"American Ramble": A writer's walk from D.C. to New York, and through history
In March 2021, Neil King Jr., left his home in Washington, D.C., and went for a walk. He would walk 330 miles, all the way to New York City. It took him 26 days.
After a career as a Wall Street Journal reporter, the walk was his way of contemplating America, past and present – and, at 61, his own life after surviving esophageal cancer. "I was off to do something that was very pure and basic," King said, "which was just to notice things and immerse myself in a walk through one spring that had kind of cleansed my eyes in some ways, or my spirit."
Just weeks after the January 6th attack on the Capitol, after a year of COVID, what King experienced along the way, sticking to back roads, would become a book: "American Ramble."
He retraced his steps this spring for "Sunday Morning," heading off down the Mall with the U.S. Capitol at his back.
Teichner asked, "Did you feel the weight of who we are now and what we are as a country as you set forth?"
"Yeah, very much so," King replied. "I mean, this is the front yard, the nation's front yard. It just seemed like the perfect place to start this walk."
He crossed the Mason-Dixon Line, the exact line between Maryland and Pennsylvania that, until after the Civil War, was the dividing line between slavery and freedom. It runs right through the middle of a 19th century farm.
King asked himself, whose history gets forgotten, and whose gets remembered? Who are the memory keepers?
Up the road in York, Pa., Teichner visited one memory-keeper, Mayor Michael Helfrich. He said, "In the 1920s you had the migration of African Americans up from Bamberg, South Carolina. But by the 1950s and 1960s the great fathers of the community decided it was a ghetto, and they used the first use of eminent-domain to wipe out the entire neighborhood."
That land became a park, and a business' parking lot.
The much older Cookes House, built in 1741, barely escaped demolition. Helfrich lives in it, and has turned it into a shrine to founding father Thomas Paine, who stayed here during the Revolutionary War.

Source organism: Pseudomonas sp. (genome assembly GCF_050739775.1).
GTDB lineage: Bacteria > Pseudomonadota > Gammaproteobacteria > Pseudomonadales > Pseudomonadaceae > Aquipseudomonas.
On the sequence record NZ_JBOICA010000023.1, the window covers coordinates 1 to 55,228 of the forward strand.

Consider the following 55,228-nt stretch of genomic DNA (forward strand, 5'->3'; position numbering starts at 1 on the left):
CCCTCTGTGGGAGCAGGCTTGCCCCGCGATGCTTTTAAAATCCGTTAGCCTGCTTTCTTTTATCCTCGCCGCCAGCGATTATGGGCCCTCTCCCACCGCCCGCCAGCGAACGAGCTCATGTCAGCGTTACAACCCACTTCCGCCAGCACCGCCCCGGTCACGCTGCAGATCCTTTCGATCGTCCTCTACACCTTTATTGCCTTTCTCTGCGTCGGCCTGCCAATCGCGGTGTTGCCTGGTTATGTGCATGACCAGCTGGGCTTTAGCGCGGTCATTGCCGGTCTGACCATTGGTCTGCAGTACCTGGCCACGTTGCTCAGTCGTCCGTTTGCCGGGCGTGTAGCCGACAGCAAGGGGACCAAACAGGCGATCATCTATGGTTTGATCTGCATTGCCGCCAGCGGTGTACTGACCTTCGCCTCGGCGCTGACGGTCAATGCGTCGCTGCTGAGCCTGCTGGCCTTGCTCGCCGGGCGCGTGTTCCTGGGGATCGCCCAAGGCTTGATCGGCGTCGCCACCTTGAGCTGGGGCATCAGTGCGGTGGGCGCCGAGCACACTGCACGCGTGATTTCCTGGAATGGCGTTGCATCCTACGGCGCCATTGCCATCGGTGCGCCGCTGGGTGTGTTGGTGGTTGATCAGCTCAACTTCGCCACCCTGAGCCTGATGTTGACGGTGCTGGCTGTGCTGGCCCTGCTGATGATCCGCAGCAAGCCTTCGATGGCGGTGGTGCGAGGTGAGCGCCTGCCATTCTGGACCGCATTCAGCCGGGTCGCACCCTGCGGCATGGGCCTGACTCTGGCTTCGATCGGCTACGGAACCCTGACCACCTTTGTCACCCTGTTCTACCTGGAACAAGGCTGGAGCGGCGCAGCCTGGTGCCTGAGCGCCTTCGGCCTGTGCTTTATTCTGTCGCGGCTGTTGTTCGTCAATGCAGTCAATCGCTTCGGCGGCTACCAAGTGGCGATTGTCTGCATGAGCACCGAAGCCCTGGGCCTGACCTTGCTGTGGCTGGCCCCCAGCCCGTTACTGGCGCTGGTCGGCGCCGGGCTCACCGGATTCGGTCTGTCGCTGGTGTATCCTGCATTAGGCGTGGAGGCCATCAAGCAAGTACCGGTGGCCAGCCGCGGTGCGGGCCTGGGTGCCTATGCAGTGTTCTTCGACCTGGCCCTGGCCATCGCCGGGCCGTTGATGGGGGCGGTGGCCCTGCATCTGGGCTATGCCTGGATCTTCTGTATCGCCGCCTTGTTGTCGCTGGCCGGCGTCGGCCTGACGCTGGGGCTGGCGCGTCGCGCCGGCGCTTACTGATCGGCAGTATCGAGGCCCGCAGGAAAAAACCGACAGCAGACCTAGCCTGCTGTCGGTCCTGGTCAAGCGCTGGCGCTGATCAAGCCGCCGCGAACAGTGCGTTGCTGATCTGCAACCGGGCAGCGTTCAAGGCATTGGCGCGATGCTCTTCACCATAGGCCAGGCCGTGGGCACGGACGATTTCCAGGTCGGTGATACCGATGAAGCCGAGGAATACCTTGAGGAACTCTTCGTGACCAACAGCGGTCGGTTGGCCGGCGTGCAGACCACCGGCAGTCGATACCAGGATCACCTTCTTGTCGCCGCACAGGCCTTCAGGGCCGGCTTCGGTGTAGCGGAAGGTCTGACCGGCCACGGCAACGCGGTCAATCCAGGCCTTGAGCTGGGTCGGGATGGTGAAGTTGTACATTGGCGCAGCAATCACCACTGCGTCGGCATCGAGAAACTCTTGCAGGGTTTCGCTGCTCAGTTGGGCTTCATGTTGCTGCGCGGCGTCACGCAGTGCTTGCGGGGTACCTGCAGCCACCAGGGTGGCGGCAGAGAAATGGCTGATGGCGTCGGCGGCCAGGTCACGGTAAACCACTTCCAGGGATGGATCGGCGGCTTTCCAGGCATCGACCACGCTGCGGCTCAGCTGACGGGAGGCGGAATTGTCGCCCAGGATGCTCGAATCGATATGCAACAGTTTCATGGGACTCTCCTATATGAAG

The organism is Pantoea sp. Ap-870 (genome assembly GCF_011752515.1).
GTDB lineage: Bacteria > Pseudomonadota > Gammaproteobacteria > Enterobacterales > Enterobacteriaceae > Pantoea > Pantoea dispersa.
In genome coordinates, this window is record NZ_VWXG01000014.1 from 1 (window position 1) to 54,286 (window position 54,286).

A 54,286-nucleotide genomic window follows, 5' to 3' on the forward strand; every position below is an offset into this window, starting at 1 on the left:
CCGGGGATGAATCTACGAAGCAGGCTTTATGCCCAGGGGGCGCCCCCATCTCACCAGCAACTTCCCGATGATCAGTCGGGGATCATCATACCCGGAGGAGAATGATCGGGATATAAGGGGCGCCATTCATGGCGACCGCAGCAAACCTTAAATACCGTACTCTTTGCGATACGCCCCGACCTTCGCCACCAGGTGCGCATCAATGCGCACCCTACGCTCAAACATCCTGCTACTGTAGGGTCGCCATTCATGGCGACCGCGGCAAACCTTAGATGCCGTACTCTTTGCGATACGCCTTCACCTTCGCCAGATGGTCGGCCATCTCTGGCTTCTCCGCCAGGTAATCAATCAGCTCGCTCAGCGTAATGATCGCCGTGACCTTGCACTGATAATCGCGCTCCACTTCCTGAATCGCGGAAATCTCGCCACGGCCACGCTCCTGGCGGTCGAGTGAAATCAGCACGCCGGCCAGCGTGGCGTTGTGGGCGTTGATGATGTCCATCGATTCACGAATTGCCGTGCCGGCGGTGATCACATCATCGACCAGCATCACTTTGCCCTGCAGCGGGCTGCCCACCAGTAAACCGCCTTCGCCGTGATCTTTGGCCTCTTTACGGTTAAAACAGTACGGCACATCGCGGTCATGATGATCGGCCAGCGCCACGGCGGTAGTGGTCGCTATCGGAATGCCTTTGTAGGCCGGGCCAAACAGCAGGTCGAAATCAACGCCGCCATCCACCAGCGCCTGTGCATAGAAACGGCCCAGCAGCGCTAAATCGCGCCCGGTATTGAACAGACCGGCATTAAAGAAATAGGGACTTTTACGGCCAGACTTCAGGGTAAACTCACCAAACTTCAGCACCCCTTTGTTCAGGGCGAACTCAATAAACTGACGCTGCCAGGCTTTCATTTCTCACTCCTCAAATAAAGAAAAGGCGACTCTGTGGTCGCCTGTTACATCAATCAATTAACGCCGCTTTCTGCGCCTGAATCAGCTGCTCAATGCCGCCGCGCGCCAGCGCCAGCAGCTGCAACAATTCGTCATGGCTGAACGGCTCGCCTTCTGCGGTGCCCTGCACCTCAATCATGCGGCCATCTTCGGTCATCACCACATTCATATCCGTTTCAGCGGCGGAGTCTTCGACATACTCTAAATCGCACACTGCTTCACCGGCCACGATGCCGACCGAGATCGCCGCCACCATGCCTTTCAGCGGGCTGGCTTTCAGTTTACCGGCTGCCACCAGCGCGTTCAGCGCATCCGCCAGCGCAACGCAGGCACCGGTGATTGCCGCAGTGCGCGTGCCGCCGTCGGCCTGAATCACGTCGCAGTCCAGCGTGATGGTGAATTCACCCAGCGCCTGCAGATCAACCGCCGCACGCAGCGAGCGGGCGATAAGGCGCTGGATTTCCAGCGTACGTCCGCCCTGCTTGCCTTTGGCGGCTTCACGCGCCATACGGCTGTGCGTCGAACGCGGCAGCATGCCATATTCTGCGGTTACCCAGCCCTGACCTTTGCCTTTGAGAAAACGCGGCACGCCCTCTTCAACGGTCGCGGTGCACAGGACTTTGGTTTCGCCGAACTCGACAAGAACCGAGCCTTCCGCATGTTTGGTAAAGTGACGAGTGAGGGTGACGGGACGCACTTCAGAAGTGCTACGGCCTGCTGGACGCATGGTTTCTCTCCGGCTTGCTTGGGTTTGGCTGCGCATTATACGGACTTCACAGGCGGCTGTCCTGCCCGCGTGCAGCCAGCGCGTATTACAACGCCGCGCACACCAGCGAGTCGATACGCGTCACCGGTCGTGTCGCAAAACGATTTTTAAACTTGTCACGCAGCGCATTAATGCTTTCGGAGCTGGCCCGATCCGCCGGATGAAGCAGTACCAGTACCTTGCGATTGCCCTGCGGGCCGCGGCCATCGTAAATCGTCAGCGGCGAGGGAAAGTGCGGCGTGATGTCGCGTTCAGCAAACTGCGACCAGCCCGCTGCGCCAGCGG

Across town, King met another of York's memory-keepers, Samantha Dorm, who leads the restoration of York's long-neglected African-American Lebanon Cemetery. Among those buried here: Underground Railroad conductors. "We have United States colored troops; I believe we have about 32 that fought during the Civil War," said Dorm. "Since 2019, our volunteer group coming out here, we've uncovered over 800 of the flat markers."
The point is to rescue the stories of lives.
Dorm said, "It makes a difference when you're learning about people who not only look like you, but who are related to you, and to be able to say, I come from greatness. I know now that I'm related to over 100 individuals on this land alone of my family."
Time became a thing that awed Neil King as he made his way along the Susquehanna River with Paul Nevin, whose passion is Native American petroglyphs, possibly a thousand years old.
As King walked, time seemed to slow down, and then stop altogether, as he found himself among Pennsylvania's Mennonites. He chanced upon this:
And then this…
King said, "The serendipity was almost the magic. I met so many great people that I almost felt were put there by some higher power to interact with me."
He drifted from the ethereal to the concrete, to the very real world of everything his walk was not. Narrating a video he took during his walk, King proclaimed, "I have arrived at where I've wanted to come, which is the heart of darkness itself: that is to say, the Jersey Turnpike, I-95, the main artery of commerce for the United States of America."
Time took on new meaning as he toured the final resting place of some of that commerce, New Jersey's Middlesex County landfill, with Brian Murray, the man who runs it. Murray explained: "We tip about 1,600 tons of garbage a day, and last year we buried somewhere around just shy of about 540,000 tons of garbage."
On top of an astonishing garbage mountain that will rise another 12 feet this year, itself a measure of time. Walking through the landfill, King noted its elevation: "I think we're, like, the early '60s, maybe the late '50s. So, end of the Eisenhower administration basically," he said. "And up there is today."
As King crossed the Bayonne Bridge, he spotted his destination: Manhattan. "I was just sort of overwhelmed," he recalled. "It was like I was hit by a wave of elation, rapture. A full body sense of elation. … My eyes had been renewed in a way."
A day later, Neil King Jr.'s American ramble ended at the Ramble in New York's Central Park, a twisted network of paths that reminded him of the complexity of the country he had sampled.
He said, "In the end, I think the walk, despite all the kind of gloomy thoughts that you can have about various episodes from our history and our past, left me a lot more optimistic, in a way, about our future than had been the case when I walked out the door!"
To find gratitude and joy at three miles an hour, traveling light.
BOOK EXCERPT: "American Ramble: A Walk of Memory and Renewal"
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Story produced by Dustin Stephens. Editor: Remington Korper.